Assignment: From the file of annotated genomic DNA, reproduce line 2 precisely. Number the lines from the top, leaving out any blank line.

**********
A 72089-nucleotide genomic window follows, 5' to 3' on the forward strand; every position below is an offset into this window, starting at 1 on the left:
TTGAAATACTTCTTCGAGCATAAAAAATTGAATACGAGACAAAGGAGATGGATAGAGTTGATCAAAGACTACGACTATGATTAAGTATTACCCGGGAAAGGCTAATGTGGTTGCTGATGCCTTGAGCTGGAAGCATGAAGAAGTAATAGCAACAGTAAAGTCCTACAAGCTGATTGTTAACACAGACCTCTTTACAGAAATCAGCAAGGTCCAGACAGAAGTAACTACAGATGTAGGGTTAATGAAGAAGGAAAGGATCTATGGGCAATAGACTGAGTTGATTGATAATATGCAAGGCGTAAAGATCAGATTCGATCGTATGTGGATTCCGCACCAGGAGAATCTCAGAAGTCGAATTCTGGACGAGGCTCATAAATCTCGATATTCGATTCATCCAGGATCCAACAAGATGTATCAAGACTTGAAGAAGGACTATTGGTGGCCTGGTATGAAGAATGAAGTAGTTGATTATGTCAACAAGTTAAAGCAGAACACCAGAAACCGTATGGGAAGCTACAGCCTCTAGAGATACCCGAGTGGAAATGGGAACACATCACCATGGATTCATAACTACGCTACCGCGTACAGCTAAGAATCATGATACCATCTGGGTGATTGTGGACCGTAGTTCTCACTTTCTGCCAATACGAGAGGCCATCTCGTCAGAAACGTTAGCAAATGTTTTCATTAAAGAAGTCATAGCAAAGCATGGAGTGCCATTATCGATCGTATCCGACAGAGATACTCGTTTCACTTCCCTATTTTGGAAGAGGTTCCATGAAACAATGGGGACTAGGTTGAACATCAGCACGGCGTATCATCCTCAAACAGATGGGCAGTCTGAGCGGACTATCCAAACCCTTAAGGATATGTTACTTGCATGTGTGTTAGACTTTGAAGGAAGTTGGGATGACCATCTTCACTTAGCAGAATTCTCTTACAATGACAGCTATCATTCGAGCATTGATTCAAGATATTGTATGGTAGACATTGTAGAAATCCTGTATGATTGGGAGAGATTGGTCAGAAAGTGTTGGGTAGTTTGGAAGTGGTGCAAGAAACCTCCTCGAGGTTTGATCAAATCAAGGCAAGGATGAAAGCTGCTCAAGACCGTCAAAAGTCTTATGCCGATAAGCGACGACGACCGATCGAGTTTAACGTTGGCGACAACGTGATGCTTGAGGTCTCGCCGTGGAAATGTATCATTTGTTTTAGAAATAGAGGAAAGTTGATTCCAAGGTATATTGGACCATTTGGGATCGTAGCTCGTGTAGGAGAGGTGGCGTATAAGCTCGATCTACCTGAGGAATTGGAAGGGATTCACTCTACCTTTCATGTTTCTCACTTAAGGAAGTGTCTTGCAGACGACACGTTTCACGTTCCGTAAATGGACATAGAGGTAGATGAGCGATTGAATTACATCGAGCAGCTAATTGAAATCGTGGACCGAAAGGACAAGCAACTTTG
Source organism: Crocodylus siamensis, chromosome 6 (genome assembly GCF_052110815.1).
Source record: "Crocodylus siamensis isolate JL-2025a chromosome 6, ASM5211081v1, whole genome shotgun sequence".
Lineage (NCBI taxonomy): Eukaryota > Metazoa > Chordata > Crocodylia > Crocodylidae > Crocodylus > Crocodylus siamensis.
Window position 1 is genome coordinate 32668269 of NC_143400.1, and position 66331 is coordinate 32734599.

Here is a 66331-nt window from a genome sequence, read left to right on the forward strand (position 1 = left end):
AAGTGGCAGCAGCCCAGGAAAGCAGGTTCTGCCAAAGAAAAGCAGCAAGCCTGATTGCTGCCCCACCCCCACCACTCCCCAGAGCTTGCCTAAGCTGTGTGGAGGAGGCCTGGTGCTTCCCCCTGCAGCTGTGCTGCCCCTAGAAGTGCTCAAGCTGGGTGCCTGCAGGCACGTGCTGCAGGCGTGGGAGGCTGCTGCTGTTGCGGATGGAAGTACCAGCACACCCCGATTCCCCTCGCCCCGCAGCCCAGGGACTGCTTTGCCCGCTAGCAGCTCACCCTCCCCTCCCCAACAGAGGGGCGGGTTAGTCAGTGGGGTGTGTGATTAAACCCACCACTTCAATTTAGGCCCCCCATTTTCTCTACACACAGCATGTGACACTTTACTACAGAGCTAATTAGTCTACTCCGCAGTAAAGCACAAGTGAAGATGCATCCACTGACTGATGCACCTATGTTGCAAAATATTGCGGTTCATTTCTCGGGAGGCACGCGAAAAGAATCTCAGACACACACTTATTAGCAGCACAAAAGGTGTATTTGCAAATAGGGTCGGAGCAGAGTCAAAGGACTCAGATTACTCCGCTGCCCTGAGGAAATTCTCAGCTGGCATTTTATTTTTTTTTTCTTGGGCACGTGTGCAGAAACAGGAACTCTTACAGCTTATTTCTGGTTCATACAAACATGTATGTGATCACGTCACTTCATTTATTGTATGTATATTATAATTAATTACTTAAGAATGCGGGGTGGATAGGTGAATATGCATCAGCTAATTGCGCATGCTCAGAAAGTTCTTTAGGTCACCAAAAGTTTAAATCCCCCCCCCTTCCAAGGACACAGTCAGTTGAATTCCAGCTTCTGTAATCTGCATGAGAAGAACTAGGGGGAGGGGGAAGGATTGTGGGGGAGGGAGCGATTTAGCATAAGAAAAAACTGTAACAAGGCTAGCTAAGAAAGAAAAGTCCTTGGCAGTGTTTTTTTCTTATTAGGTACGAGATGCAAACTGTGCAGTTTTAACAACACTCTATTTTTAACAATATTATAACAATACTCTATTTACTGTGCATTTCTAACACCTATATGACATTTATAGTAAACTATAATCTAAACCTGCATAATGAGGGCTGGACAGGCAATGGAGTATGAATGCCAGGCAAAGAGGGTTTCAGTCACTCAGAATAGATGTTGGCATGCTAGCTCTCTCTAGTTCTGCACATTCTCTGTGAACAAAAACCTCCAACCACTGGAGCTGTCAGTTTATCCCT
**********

TTGAAATACTTCTTCGAGCATAAAAAATTGAATACGAGACAAAGGAGATGGATAGAGTTGATCAAAGACTACGACTATGATTAAGTATTACCCGGGAAAGGCTAATGTGGTTGCTGATGCCTTGAGCTGGAAGCATGAAGAAGTAATAGCAACAGTAAAGTCCTACAAGCTGATTGTTAACACAGACCTCTTTACAGAAATCAGCAAGGTCCAGACAGAAGTAACTACAGATGTAGGGTTAATGAAGAAGGAAAGGATCTATGGGCAATAGACTGAGTTGATTGATAATATGCAAGGCGTAAAGATCAGATTCGATCGTATGTGGATTCCGCACCAGGAGAATCTCAGAAGTCGAATTCTGGACGAGGCTCATAAATCTCGATATTCGATTCATCCAGGATCCAACAAGATGTATCAAGACTTGAAGAAGGACTATTGGTGGCCTGGTATGAAGAATGAAGTAGTTGATTATGTCAACAAGTTAAAGCAGAACACCAGAAACCGTATGGGAAGCTACAGCCTCTAGAGATACCCGAGTGGAAATGGGAACACATCACCATGGATTCATAACTACGCTACCGCGTACAGCTAAGAATCATGATACCATCTGGGTGATTGTGGACCGTAGTTCTCACTTTCTGCCAATACGAGAGGCCATCTCGTCAGAAACGTTAGCAAATGTTTTCATTAAAGAAGTCATAGCAAAGCATGGAGTGCCATTATCGATCGTATCCGACAGAGATACTCGTTTCACTTCCCTATTTTGGAAGAGGTTCCATGAAACAATGGGGACTAGGTTGAACATCAGCACGGCGTATCATCCTCAAACAGATGGGCAGTCTGAGCGGACTATCCAAACCCTTAAGGATATGTTACTTGCATGTGTGTTAGACTTTGAAGGAAGTTGGGATGACCATCTTCACTTAGCAGAATTCTCTTACAATGACAGCTATCATTCGAGCATTGATTCAAGATATTGTATGGTAGACATTGTAGAAATCCTGTATGATTGGGAGAGATTGGTCAGAAAGTGTTGGGTAGTTTGGAAGTGGTGCAAGAAACCTCCTCGAGGTTTGATCAAATCAAGGCAAGGATGAAAGCTGCTCAAGACCGTCAAAAGTCTTATGCCGATAAGCGACGACGACCGATCGAGTTTAACGTTGGCGACAACGTGATGCTTGAGGTCTCGCCGTGGAAATGTATCATTTGTTTTAGAAATAGAGGAAAGTTGATTCCAAGGTATATTGGACCATTTGGGATCGTAGCTCGTGTAGGAGAGGTGGCGTATAAGCTCGATCTACCTGAGGAATTGGAAGGGATTCACTCTACCTTTCATGTTTCTCACTTAAGGAAGTGTCTTGCAGACGACACGTTTCACGTTCCGTAAATGGACATAGAGGTAGATGAGCGATTGAATTACATCGAGCAGCTAATTGAAATCGTGGACCGAAAGGACAAGCAACTTTG